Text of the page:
A more sober assessment of the public GMO debate reveals that it’s not really about the science of the safety and impacts of growing GMO organisms, it’s more a backlash against perceived corporate control of agriculture and food as well as an anti-authoritarian stab at the endorsement of GMO and biotechnology by governments and institutions.
When it comes to the science, the only case that can be mounted against GMOs must be based on misrepresentations or misunderstandings of what GMOs are and how they work. Or, worse still, there is deliberate deception involved in spreading the anti-GM ‘science’ message.
There are deceptive uses of words so that “research” can place a Google search on par with a double blind, controlled experiment and even “science” itself can embrace vague claims and untested hypotheses. There’s a pervasive lack of appreciation for how many science-based institutions vouch for the safety of GMOs including The American Association For the Advancement of Science (or AAAS), World Health Organization and The European Commission.
Dig a bit deeper and five outright lies about GMOs can be exposed:
1. GMOs are unhealthy
A huge body of research has failed to find any unhealthy outcomes from the consumption of GMOs.
2. GMOs increase herbicide use
This one revolves around some GMOs that have modifications that confer some tolerance to some commercial herbicides. It appears that what has happened is that the amount of herbicide applied per acre of crop has declined but, because more acres are under crop, overall herbicide use has increased.
3. Genetic engineering creates dangerous side effects
Despite predictions of unpredictable side effects from genetic manipulations, none have been found.
4. GMOs harm the environment
The main concern here are things like GMO crops with built-in insecticides killing caterpillars. Well yes, that’s what they are designed to do, but only in the farm environment where the GMOs are grown. There is no escape into the wild and conferring insect resistance to other plants. There is no broader impact on the environment of GMOs.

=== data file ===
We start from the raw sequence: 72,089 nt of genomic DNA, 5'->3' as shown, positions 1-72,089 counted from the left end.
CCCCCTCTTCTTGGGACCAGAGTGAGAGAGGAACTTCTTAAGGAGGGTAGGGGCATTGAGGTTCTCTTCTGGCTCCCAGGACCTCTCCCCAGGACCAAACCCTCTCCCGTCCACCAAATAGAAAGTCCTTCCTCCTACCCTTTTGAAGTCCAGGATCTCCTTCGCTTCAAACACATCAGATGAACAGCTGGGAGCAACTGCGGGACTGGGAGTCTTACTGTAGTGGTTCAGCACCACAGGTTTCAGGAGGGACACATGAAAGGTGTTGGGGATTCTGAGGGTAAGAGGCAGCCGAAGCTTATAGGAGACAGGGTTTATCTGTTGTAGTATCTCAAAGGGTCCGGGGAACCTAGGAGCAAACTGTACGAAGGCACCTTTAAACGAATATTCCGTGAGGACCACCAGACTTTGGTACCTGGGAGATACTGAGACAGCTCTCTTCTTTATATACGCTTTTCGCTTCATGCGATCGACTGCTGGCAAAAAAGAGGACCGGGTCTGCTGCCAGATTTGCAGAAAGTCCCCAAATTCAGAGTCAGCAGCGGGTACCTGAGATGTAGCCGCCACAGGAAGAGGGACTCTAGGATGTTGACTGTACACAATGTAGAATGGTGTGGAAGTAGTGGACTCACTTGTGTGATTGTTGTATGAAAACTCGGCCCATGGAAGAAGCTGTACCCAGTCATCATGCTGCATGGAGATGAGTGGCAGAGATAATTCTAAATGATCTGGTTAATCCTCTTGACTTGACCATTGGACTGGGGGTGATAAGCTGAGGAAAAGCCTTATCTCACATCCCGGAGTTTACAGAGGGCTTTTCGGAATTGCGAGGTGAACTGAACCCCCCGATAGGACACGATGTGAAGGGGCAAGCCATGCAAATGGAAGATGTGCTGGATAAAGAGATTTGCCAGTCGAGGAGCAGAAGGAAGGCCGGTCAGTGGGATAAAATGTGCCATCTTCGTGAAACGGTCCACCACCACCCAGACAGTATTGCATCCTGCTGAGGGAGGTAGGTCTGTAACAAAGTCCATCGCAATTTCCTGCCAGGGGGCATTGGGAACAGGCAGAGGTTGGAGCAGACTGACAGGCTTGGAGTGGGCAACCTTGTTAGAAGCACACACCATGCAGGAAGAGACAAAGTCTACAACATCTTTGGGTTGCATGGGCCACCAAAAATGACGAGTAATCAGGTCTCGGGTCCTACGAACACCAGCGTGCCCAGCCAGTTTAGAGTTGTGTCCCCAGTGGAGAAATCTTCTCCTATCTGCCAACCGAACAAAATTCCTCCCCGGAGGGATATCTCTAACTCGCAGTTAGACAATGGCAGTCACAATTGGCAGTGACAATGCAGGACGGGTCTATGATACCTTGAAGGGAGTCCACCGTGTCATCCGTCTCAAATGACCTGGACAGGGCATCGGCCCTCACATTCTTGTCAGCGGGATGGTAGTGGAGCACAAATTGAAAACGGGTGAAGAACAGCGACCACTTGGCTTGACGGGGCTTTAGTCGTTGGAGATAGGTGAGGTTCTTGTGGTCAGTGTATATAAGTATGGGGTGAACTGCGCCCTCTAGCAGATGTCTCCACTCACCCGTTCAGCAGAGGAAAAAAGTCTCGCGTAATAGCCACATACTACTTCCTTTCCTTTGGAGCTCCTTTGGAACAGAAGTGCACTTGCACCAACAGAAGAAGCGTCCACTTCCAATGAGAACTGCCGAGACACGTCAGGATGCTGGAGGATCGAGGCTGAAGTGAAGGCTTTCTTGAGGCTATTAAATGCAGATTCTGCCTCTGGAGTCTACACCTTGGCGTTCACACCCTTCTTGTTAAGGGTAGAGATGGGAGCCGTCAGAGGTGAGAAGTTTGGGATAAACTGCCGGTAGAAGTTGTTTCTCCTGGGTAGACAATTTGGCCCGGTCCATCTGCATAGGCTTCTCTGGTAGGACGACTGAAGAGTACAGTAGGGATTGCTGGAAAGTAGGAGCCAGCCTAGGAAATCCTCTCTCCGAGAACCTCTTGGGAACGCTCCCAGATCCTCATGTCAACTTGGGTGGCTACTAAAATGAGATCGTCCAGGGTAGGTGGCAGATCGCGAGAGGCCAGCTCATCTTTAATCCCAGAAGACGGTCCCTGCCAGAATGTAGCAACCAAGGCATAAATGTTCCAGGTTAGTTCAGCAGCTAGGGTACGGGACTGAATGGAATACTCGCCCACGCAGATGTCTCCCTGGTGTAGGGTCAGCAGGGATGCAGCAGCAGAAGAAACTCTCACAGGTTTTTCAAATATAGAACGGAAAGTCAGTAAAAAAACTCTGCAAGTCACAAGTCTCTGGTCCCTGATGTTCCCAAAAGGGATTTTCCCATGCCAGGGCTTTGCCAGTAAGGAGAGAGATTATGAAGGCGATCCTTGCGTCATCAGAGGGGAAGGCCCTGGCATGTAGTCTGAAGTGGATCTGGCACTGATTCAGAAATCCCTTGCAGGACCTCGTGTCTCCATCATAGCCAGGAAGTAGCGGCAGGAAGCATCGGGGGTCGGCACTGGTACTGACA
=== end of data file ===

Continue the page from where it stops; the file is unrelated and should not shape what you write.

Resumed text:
5. GMOs do not increase yields, and work against feeding a hungry world
This one is a particularly nasty one because it’s at the pointy end of much of the benefits of spreading GM technology to the developing world. One review article found average yield increases for developing countries ranging from 16 per cent for insect-resistant corn to 30 per cent for insect-resistant cotton and an 85 per cent yield increase observed in a single study on herbicide-tolerant corn. Clearly GMOs have an important role to play in feeding a rapidly growing global population. But the scare-mongering of the anti-GM movement has led to some countries, particularly in the developing world, banning GM crops.
We’re trying to deal with some of the biggest questions confronting us in the world today: how do we feed an increasing population on decreasing arable land? It’s a battle we must fight using all the weapons at our disposal. Blindly pointing the finger at GMOs does not help.
Read the full, original article: Who’s afraid of GMOs?